|Region||South Africa, Lesotho|
Much of the scholarly work on ǀXam was performed by Wilhelm Bleek, a German linguist of the 19th century, who studied a variety of ǀXam spoken at Achterveld, and (with Lucy Lloyd) another spoken at Strandberg and Katkop while working with ǁKábbo, Diaǃkwāin, ǀAǃkúṅta, ǃKwéite̥n ta ǁKēn, ǀHaṅǂkassʼō and other speakers.
The surviving corpus of ǀXam comes from the stories told by and vocabulary recorded from these individuals in the Bleek and Lloyd Collection.
used to express pity or shame.
The ⟨x⟩ denotes a voiceless velar fricative click accompaniment.
Compared to other Khoisan languages, there is little variation in rendering the name though it is sometimes seen with the simple orthographic variant ǀKham, as well as a different grammatical form, ǀKhuai.
Compared to other Tuu languages like Taa, ǀXam has a more restricted inventory of consonants particularly the clicks, where there are only 8 series of click accompaniments, far fewer than East ǃXoon Taa's 18.
A preliminary consonant inventory of ǀXam, including egressive stops, fricatives, and affricates as well as ingressive clicks, is listed below.
Speech of mythological characters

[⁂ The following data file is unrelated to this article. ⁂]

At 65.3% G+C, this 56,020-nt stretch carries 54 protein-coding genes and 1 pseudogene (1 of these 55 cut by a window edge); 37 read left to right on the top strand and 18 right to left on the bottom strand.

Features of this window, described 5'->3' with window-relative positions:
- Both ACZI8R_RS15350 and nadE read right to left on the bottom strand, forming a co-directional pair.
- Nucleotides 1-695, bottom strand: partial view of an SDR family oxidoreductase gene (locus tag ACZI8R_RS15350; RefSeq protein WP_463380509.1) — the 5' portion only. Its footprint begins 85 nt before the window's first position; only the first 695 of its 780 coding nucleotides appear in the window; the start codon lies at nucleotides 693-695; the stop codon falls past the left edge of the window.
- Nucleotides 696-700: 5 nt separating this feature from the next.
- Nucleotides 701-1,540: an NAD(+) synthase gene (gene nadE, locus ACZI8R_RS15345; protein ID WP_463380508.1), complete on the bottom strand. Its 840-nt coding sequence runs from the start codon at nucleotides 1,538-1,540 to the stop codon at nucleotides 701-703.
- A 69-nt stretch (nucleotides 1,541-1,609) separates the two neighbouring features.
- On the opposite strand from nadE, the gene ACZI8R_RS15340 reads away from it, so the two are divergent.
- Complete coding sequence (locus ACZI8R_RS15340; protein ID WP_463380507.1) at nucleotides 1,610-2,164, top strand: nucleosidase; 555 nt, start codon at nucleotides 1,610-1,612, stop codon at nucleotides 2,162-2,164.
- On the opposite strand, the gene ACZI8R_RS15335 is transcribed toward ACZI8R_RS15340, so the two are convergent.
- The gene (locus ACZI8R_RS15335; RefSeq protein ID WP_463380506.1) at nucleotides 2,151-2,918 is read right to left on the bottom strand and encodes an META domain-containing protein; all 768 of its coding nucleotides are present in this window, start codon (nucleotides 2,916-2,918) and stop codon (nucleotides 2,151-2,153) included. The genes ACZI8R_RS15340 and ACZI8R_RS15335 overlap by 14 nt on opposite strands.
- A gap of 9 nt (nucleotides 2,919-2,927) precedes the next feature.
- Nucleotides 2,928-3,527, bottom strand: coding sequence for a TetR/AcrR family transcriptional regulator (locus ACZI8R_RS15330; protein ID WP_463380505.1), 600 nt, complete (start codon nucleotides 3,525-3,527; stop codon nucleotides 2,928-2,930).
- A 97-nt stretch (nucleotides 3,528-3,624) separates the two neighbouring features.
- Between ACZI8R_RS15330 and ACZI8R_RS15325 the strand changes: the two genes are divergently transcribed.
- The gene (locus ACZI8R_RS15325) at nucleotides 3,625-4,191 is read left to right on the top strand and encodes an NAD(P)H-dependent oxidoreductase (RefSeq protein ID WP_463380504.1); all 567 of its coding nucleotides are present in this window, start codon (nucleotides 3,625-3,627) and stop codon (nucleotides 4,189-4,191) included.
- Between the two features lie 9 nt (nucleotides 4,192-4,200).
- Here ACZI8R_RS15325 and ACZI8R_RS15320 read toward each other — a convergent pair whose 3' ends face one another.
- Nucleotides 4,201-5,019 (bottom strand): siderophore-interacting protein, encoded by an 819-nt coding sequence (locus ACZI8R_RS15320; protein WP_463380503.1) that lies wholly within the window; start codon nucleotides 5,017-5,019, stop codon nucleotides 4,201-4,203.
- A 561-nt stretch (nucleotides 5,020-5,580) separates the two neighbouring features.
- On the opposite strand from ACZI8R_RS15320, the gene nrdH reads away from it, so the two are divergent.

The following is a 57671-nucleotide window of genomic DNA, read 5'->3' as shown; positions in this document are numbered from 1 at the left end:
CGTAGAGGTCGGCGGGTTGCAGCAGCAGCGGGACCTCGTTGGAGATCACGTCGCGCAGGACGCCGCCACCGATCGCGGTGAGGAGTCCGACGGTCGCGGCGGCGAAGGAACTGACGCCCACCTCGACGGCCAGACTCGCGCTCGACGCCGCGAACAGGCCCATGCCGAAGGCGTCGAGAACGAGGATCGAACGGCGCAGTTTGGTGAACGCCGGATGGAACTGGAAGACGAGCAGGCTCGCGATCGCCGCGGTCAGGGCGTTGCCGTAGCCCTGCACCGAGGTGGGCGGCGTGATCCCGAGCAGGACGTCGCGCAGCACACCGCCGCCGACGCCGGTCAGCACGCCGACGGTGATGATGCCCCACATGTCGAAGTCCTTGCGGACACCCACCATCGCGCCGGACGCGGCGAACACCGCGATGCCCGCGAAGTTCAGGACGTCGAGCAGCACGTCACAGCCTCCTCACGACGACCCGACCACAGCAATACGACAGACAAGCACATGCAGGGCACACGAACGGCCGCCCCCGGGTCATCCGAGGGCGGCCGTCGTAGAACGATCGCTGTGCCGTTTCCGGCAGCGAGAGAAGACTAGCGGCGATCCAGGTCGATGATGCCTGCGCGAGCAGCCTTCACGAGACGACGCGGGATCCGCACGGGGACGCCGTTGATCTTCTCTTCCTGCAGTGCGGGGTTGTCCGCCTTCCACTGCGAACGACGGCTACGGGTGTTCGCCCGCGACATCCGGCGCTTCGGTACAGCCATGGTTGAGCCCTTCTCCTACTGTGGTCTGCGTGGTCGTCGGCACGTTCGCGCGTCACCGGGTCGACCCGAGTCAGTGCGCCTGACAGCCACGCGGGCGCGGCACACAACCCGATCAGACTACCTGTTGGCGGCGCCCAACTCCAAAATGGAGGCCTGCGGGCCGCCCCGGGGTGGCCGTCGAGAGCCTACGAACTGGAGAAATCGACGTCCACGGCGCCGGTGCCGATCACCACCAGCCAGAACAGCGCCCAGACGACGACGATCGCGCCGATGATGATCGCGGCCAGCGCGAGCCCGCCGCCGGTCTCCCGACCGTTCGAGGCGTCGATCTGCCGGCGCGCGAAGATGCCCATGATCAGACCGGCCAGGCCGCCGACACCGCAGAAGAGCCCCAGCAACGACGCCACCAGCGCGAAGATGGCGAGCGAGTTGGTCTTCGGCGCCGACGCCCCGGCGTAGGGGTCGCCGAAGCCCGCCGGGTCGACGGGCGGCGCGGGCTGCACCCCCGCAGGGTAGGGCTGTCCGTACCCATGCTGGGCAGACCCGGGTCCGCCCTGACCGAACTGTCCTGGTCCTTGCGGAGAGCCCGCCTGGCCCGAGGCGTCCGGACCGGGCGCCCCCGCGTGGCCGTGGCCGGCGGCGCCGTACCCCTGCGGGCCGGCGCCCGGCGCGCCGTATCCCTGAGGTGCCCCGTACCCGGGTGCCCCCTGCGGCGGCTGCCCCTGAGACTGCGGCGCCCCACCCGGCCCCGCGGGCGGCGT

Bleek notes that particular animal figures in ǀXam mythology have distinctive speech patterns.
For example, Tortoise substitutes clicks with labial non-clicks, Mongoose replaces clicks with ts, tsy, ty, dy etc., and Jackal makes use of a "strange" labial click, "which bears to the ordinary labial click ʘ, a relation in sound similar to that which the palatal click ǂ bears to the cerebral click ǃ".
The Moon, and perhaps Hare and Anteater, even use "a most unpronounceable" click in place of all clicks save the bilabial.
Other changes noted include the Blue Crane's speech, who ends the first syllable of almost every word with a /t/.
Motto of South Africa
- ǃke e꞉ ǀxarra ǁke
The intended meaning is Diverse people unite or, on a collective scale, Unity in Diversity.
The word-for-word translation is people who are different meet.
However, it is not known if that phrase would have been idiomatic in ǀXam.
Because it is extinct, ǀXam is not one of the eleven official languages of South Africa.
Its last speakers died in the 1910s.
Credits to the contents of this page go to the authors of the corresponding Wikipedia page: en.wikipedia.org/wiki/ǀXam language.